CCA Pulse Magazine
New Kid in Town | Frances Chai
There’s a new kid in town and their name is Johnson. To clarify, the word “new” here is used to describe the Johnson & Johnson vaccine’s debut on the distribution stage –– this vaccine has been in the works since January of 2020. In July of that year, Phase 1/2 trial began. Two months later, in September, a Phase 3 trial was launched by the company. This trial was paused on October 12, 2020 in order to investigate a negative reaction in a volunteer and was resumed later that month (on October 23, 2020). On November 16th, a second Phase 3 trial was announced with the purpose of observing “the effects of two doses of their vaccine.” At its full enrollment, this trial had approximately 45,000 participants. On February 24th, it was revealed that the Johnson & Johnson vaccine has a 72% overall efficacy rate in the United States and a 64% efficacy rate in South Africa (the location of the B.1.351 variant). Three days later, the Food and Drug Administration authorized the vaccine for emergency use.
Distribution of the US’s third COVID-19 vaccine is projected to happen immediately –– a senior Biden administration official announced that this shot could be adminsitrated as early as Tuesday, March 2nd. Within the week, four million shots are expected to be delivered. By the end of this month, 20 million shots are planned to be distributed. With this schedule, hopefully the company is able to fulfill their promise of having 100 million doses available by summer.
How does the Johnson & Johnson vaccine differ from its Pfizer and Moderna predecessors?
Unlike both the Pfizer and Moderna vaccines, this one only requires a single dose.
The efficacy rate of the Johnson & Johnson vaccine is lower than that of Pfizer and Moderna, however, this vaccine was tested within different populations in different areas (US, South Africa, and Latin America while Moderna tested exclusively in the US and Pfizer tested in the US, Germany, Turkey, South Africa, Brazil, and Argentina) later in the pandemic than the other two vaccines. This means that the Johnson & Johnson vaccine has been tested against variants, something that was missing in the early trials of the other two vaccines. All in all, experts are in agreement that all vaccines provide good protection against serious illness.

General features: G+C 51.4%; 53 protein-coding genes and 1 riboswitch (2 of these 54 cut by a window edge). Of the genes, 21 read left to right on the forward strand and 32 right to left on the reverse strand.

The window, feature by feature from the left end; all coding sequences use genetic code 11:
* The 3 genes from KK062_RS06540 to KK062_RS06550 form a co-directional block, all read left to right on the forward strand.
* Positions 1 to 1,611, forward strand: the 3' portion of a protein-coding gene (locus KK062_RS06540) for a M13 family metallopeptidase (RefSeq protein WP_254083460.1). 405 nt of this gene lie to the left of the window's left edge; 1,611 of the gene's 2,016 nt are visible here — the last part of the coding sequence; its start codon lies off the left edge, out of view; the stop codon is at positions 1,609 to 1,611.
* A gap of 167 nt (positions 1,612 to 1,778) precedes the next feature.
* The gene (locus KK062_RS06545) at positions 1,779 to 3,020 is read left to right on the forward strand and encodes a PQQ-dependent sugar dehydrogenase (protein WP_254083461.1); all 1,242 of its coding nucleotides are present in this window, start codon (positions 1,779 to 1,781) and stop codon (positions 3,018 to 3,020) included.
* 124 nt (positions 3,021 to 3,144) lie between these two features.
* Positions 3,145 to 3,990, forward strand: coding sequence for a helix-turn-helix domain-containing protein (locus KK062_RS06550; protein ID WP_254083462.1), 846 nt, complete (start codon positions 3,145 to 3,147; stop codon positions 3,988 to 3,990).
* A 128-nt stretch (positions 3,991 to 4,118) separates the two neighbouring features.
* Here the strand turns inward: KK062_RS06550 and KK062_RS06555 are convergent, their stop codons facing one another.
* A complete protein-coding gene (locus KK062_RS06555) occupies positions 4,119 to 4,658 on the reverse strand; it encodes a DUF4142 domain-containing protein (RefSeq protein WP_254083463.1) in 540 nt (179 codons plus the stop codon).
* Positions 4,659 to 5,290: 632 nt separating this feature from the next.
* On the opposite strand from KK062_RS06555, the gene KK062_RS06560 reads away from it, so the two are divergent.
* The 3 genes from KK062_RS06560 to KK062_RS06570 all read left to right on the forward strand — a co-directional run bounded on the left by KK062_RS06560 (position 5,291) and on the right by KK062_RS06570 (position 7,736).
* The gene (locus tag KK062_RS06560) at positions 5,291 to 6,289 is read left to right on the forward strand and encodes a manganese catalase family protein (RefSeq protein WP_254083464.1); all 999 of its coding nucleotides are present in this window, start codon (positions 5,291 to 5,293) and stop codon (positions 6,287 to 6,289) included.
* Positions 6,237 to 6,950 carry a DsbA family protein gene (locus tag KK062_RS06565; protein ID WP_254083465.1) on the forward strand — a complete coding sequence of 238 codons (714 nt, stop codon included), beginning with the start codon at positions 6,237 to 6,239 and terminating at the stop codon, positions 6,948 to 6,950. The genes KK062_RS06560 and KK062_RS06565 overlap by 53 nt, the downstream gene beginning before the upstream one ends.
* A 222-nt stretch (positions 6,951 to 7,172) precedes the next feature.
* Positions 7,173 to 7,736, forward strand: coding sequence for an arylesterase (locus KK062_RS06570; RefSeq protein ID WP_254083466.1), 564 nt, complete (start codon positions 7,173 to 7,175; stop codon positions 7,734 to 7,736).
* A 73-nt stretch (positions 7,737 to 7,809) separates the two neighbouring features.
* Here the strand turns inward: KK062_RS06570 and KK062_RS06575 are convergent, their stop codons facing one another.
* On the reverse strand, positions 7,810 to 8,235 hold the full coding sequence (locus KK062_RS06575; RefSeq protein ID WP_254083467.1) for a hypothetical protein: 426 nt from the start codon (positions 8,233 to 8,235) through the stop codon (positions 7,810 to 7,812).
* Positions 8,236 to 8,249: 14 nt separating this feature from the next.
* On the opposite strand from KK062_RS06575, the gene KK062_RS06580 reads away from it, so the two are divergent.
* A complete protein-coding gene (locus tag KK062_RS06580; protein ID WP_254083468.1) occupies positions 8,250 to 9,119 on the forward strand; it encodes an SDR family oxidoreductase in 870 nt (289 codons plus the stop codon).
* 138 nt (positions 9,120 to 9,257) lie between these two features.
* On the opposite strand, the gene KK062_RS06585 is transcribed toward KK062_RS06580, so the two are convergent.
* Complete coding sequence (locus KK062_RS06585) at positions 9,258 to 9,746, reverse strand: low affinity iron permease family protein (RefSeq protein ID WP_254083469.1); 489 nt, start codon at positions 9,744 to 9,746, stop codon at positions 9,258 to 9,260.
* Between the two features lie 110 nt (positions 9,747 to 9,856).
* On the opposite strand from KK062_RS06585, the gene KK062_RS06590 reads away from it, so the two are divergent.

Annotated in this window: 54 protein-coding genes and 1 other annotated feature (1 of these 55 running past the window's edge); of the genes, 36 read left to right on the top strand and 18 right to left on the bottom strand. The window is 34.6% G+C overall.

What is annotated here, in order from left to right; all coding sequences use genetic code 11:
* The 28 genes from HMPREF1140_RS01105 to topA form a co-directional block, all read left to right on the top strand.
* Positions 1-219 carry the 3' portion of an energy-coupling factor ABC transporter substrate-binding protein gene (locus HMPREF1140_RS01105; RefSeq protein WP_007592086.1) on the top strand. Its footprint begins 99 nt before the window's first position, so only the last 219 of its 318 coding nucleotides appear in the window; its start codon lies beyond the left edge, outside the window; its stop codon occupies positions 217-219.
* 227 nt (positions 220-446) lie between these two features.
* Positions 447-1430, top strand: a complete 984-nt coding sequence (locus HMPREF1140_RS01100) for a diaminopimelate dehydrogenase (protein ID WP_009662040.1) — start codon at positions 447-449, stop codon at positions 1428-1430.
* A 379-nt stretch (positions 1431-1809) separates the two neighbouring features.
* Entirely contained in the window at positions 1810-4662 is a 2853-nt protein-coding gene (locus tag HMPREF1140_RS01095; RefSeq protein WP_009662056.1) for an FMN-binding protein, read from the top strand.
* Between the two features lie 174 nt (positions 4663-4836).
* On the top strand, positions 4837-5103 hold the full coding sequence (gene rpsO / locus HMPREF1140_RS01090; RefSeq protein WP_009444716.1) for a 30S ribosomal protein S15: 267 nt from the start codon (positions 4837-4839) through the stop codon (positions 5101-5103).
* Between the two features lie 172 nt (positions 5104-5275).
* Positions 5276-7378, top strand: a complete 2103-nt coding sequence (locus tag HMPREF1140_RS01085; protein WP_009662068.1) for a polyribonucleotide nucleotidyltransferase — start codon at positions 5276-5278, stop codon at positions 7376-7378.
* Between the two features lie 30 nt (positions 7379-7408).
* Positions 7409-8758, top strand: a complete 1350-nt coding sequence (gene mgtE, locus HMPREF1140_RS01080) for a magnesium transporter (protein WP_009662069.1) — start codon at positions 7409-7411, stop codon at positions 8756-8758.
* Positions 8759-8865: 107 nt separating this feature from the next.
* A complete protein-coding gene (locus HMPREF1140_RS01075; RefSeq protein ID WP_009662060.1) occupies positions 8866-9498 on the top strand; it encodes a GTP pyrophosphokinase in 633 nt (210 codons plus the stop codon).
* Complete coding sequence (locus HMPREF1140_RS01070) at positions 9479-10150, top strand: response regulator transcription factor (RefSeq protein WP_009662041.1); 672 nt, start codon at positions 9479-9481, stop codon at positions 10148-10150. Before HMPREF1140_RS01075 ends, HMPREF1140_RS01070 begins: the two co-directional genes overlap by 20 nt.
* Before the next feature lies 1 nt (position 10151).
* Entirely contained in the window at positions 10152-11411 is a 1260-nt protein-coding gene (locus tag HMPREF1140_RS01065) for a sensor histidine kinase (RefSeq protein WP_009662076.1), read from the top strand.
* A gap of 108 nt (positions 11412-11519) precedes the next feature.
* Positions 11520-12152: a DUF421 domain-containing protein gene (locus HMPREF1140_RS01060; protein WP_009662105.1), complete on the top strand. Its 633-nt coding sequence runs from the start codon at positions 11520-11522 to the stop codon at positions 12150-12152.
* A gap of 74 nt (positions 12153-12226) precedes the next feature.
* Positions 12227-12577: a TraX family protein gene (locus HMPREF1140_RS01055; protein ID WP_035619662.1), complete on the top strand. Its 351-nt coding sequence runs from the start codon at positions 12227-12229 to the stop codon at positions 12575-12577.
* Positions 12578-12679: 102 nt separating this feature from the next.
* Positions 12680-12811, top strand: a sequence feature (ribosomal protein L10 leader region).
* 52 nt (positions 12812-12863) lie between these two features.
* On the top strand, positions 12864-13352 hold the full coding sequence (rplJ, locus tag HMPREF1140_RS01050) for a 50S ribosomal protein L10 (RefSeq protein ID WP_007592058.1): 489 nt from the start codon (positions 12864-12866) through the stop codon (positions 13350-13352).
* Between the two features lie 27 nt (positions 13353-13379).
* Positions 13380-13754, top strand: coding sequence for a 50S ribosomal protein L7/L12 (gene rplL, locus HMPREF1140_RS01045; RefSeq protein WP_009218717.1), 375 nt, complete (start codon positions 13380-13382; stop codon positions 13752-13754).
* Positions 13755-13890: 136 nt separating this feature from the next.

With this new vaccine, protection begins around two weeks after the shot is administered. The clinical trial data shows no deaths or hospitalizations by four weeks after the shot. In comparison, full protection with the Moderna and Pfizer vaccines does not come until around two weeks after the second dose, translating to five to six weeks after the first dose.
Moderna and Pfizer use mRNA technology while Johnson & Johnson uses viral vector technology (a genetically engineered common cold virus called adenovirus 26).
The Pfizer and Moderna vaccines must be kept at specific temperatures and carefully handled (for the Pfizer vaccine in particular, dry ice and special freezers had to be procured for storage). The Johnson & Johnson vaccine can be stored at simple refrigerator temperatures for up to three months (in comparison to the five day refrigerator shelf life of the Pfizer vaccine).
As we near the one year anniversary of quarantine, it is definitely nice to see that more and more vaccines are being made available. However, with a return to normalcy on the horizon, it is more important than ever to remain safe. Yes, people are being vaccinated but the pandemic is still taking lives and putting people in hospital beds. We are not yet in the clear.